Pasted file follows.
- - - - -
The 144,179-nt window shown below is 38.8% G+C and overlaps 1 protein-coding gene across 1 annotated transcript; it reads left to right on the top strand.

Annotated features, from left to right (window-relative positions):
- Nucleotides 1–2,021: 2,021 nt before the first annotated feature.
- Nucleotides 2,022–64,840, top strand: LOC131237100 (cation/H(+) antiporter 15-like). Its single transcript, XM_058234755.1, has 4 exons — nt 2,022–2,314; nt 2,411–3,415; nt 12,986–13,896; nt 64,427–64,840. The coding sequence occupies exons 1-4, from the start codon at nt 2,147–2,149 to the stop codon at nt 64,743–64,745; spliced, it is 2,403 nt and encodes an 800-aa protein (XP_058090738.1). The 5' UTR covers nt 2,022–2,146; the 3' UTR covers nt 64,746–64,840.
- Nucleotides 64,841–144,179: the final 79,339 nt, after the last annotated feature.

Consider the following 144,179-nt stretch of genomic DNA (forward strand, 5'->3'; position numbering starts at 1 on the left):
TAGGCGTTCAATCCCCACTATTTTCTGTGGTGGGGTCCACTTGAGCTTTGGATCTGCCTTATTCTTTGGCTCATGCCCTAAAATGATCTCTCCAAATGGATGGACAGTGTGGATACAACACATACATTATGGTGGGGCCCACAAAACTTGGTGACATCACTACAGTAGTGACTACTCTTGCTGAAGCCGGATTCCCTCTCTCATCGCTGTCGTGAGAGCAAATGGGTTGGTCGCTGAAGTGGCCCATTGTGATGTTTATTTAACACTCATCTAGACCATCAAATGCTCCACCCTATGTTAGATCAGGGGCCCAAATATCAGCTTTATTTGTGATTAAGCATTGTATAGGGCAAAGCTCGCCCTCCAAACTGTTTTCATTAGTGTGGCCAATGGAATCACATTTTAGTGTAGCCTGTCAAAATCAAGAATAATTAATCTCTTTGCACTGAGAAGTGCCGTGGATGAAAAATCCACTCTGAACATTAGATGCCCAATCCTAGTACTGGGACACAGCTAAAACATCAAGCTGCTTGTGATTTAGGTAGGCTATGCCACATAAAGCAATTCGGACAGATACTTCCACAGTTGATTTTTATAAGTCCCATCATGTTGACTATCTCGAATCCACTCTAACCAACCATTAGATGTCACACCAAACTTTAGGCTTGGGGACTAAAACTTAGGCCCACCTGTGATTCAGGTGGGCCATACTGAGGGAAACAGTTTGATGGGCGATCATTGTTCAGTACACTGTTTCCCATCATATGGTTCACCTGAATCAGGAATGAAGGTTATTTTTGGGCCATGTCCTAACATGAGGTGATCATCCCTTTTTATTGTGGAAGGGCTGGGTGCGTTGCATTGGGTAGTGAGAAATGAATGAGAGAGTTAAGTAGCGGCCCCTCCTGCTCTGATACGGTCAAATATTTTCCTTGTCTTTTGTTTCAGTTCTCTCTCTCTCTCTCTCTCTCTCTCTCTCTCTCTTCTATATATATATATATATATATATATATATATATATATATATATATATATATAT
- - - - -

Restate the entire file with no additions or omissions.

The 144,179-nt window shown below is 38.8% G+C and overlaps 1 protein-coding gene across 1 annotated transcript; it reads left to right on the top strand.

Annotated features, from left to right (window-relative positions):
- Nucleotides 1–2,021: 2,021 nt before the first annotated feature.
- Nucleotides 2,022–64,840, top strand: LOC131237100 (cation/H(+) antiporter 15-like). Its single transcript, XM_058234755.1, has 4 exons — nt 2,022–2,314; nt 2,411–3,415; nt 12,986–13,896; nt 64,427–64,840. The coding sequence occupies exons 1-4, from the start codon at nt 2,147–2,149 to the stop codon at nt 64,743–64,745; spliced, it is 2,403 nt and encodes an 800-aa protein (XP_058090738.1). The 5' UTR covers nt 2,022–2,146; the 3' UTR covers nt 64,746–64,840.
- Nucleotides 64,841–144,179: the final 79,339 nt, after the last annotated feature.

Consider the following 144,179-nt stretch of genomic DNA (forward strand, 5'->3'; position numbering starts at 1 on the left):
TAGGCGTTCAATCCCCACTATTTTCTGTGGTGGGGTCCACTTGAGCTTTGGATCTGCCTTATTCTTTGGCTCATGCCCTAAAATGATCTCTCCAAATGGATGGACAGTGTGGATACAACACATACATTATGGTGGGGCCCACAAAACTTGGTGACATCACTACAGTAGTGACTACTCTTGCTGAAGCCGGATTCCCTCTCTCATCGCTGTCGTGAGAGCAAATGGGTTGGTCGCTGAAGTGGCCCATTGTGATGTTTATTTAACACTCATCTAGACCATCAAATGCTCCACCCTATGTTAGATCAGGGGCCCAAATATCAGCTTTATTTGTGATTAAGCATTGTATAGGGCAAAGCTCGCCCTCCAAACTGTTTTCATTAGTGTGGCCAATGGAATCACATTTTAGTGTAGCCTGTCAAAATCAAGAATAATTAATCTCTTTGCACTGAGAAGTGCCGTGGATGAAAAATCCACTCTGAACATTAGATGCCCAATCCTAGTACTGGGACACAGCTAAAACATCAAGCTGCTTGTGATTTAGGTAGGCTATGCCACATAAAGCAATTCGGACAGATACTTCCACAGTTGATTTTTATAAGTCCCATCATGTTGACTATCTCGAATCCACTCTAACCAACCATTAGATGTCACACCAAACTTTAGGCTTGGGGACTAAAACTTAGGCCCACCTGTGATTCAGGTGGGCCATACTGAGGGAAACAGTTTGATGGGCGATCATTGTTCAGTACACTGTTTCCCATCATATGGTTCACCTGAATCAGGAATGAAGGTTATTTTTGGGCCATGTCCTAACATGAGGTGATCATCCCTTTTTATTGTGGAAGGGCTGGGTGCGTTGCATTGGGTAGTGAGAAATGAATGAGAGAGTTAAGTAGCGGCCCCTCCTGCTCTGATACGGTCAAATATTTTCCTTGTCTTTTGTTTCAGTTCTCTCTCTCTCTCTCTCTCTCTCTCTCTCTCTCTTCTATATATATATATATATATATATATATATATATATATATATATATATATATAT